New Research Says Kids Who "Talk Back" Become More Successful Adults
When kids talk back to adults, it's nearly universally reviled by the adults in the situation. But it turns out, talking back to grown ups is actually incredibly good for childhood development.
Kelly Flanagan, a clinical psychologist, thinks it's healthy for kids to push back against our demands.
"The inability to say "no", the inability to set personal boundaries, is one of the most common, insidious causes of human suffering," Flanagan argues. And it's true. Think: if you raise subservient children, how likely are you to create subservient adults?
Joseph Allen, a psychologist, agrees. "We tell parents to think of those arguments not as a nuisance but as a critical training ground."
As kids grow up, they try to gain control of their lives. When a child tries to negotiate bed time or how long they can play outside, it shouldn't be seen as a terrible quality that we need to yell and ground out of them, but instead as the development of a key skill needed for a successful adult life.
Instead of getting mad every time a kid talks back, try to understand HOW they talk back to you. It's important for kids to be able to stand up to authority and peer pressure, but it's also important for them to show respect and receive respect during the conversation. If they show no respect and you respond angrily, it teaches them a terrible lesson about how they proceed through life.
We've created a society in which children are seen as subservient. In some ways, having subservient kids is important. You know better how to keep them safe and healthy than they do. But we've become so dependent on knowing we can control our children that the moment they resist us, we feel insecure. We've become so comfortable with the idea that they're just "dumb" versions of adults that when they have interesting, profound thoughts, we ignore them. We regard them as people who have no opinions of their own. And it's a mistake.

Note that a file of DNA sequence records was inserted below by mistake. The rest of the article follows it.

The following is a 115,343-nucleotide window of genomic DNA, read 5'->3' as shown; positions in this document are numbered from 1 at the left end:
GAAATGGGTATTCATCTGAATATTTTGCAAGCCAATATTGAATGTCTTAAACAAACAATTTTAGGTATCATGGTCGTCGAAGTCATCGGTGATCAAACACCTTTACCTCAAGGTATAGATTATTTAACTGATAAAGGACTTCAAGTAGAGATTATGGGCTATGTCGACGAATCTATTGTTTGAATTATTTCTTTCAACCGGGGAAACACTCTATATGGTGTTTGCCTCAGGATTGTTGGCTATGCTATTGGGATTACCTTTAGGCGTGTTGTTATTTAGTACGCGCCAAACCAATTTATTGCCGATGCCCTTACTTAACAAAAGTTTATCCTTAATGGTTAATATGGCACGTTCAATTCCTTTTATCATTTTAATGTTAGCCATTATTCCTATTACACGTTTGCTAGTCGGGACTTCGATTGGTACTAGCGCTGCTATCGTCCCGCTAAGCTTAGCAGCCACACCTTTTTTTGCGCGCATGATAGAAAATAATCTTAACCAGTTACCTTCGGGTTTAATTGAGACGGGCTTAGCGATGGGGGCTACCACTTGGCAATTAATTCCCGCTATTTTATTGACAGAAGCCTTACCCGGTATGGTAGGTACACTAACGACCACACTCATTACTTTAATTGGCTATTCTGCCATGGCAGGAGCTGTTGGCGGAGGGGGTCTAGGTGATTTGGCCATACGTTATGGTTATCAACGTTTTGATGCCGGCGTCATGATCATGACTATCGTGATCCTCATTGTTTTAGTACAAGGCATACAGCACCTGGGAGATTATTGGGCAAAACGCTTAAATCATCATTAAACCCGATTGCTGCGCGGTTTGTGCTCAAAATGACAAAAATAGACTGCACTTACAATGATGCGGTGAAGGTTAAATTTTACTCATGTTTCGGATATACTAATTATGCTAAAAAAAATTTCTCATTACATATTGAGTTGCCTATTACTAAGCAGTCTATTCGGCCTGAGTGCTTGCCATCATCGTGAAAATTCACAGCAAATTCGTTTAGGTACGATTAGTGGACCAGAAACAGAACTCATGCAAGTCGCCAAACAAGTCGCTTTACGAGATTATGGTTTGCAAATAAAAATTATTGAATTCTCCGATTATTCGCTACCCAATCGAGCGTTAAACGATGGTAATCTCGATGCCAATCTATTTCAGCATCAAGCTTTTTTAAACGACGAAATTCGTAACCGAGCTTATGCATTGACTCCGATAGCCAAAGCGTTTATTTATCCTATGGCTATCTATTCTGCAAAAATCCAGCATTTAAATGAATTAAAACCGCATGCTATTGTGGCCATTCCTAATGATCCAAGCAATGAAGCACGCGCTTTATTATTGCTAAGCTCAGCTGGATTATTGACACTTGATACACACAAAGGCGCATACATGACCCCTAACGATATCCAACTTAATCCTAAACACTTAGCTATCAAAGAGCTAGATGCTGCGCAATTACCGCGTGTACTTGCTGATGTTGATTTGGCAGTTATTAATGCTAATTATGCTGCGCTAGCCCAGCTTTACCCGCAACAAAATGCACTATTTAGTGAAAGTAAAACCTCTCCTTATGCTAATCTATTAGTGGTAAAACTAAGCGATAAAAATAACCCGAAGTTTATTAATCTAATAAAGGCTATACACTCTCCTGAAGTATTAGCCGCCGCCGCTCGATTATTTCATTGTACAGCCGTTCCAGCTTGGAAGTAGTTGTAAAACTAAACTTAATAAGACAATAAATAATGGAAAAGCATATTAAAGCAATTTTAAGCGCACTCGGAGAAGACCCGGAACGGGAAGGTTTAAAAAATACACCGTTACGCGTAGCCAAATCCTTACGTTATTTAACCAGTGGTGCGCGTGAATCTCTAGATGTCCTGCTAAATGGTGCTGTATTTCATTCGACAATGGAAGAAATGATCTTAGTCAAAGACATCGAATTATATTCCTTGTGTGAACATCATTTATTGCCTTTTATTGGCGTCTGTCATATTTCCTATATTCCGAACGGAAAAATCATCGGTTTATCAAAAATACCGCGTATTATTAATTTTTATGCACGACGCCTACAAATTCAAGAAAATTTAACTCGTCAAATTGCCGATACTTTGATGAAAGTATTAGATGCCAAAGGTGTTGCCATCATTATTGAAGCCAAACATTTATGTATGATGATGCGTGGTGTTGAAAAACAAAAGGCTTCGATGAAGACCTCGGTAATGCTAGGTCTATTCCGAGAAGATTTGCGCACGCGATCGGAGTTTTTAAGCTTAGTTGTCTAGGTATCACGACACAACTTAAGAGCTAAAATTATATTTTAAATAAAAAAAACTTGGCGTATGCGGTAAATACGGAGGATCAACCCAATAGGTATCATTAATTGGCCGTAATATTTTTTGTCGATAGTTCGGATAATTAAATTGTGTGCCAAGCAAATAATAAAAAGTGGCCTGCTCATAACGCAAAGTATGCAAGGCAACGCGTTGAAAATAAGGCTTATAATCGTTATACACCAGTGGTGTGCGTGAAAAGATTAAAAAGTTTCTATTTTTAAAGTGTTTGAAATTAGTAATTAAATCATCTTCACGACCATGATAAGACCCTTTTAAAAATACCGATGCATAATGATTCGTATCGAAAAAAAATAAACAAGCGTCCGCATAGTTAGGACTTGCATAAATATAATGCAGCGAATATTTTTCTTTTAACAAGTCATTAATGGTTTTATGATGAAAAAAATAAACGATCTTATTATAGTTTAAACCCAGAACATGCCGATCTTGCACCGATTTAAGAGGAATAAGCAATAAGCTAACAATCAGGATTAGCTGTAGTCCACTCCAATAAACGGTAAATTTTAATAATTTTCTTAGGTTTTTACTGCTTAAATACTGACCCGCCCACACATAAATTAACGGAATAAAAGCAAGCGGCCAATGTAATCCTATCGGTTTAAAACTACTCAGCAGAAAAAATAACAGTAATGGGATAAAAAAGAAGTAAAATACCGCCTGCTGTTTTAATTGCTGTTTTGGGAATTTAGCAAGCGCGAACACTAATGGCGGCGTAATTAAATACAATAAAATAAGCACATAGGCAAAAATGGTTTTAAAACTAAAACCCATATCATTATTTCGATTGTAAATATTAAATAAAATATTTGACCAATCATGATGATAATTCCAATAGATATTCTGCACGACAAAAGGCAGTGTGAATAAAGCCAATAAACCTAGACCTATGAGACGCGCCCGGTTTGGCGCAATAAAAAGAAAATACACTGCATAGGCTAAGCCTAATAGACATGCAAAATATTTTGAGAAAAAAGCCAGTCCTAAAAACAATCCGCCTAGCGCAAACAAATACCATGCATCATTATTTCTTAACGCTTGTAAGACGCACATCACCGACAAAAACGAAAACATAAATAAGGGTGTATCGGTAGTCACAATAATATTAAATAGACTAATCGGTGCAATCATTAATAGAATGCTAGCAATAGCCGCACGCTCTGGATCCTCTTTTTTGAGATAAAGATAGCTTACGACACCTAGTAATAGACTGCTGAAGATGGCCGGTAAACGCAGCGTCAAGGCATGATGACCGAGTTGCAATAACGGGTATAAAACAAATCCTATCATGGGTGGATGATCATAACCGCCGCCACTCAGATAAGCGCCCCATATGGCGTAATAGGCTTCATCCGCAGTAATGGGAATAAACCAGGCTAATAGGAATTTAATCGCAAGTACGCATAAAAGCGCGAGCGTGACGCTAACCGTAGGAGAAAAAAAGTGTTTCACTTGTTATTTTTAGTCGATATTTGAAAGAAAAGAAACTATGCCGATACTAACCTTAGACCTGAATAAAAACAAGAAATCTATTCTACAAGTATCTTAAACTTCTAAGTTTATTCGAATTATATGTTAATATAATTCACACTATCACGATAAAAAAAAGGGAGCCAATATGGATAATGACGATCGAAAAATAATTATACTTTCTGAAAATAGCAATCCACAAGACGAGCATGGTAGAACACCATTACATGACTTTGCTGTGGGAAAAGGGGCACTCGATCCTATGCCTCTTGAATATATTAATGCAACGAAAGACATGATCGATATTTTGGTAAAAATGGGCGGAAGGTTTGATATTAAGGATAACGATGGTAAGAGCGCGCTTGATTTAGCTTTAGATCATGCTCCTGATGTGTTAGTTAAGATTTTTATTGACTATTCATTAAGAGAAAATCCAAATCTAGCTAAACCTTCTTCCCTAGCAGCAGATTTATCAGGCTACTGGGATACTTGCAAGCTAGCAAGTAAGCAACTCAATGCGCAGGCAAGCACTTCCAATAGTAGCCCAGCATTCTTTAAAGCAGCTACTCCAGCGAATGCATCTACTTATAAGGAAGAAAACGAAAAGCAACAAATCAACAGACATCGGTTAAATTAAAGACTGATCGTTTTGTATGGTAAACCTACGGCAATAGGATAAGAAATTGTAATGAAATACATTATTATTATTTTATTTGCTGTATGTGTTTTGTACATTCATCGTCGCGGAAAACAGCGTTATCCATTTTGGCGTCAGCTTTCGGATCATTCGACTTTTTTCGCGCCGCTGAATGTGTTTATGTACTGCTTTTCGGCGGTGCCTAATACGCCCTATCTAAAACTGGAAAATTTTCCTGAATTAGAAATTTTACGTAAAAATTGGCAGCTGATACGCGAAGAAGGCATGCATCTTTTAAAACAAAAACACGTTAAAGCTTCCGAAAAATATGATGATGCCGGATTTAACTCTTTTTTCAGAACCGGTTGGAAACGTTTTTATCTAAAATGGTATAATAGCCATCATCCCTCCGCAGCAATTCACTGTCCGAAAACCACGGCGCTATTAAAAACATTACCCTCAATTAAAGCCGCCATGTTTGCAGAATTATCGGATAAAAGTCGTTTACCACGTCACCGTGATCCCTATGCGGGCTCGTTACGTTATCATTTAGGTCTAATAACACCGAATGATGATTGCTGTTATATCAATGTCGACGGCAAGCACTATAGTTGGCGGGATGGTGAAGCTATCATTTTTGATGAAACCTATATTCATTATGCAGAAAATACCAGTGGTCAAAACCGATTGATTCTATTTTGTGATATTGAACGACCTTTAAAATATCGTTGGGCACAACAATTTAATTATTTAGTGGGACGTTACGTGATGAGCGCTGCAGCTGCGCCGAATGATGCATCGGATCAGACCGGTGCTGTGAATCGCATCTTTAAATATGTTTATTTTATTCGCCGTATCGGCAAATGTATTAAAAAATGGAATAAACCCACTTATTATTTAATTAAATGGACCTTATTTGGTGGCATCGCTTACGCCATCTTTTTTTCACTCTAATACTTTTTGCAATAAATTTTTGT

Creating a life for a child where they are to follow orders and obey creates an adult who simply followers orders and obeys. They don't get to forge their own path and discover who they are. Instead, they end up leading mundane, uninteresting lives, or worse, enable brutal authorities to do bad things.
Children deserve to be treated as independent beings with their own thoughts, feelings, and ideas. We should regard them as people experiencing life in the same way that we do. We must supervise, but we can't force them down a certain path. Kids need to make decisions for themselves. It's not about you.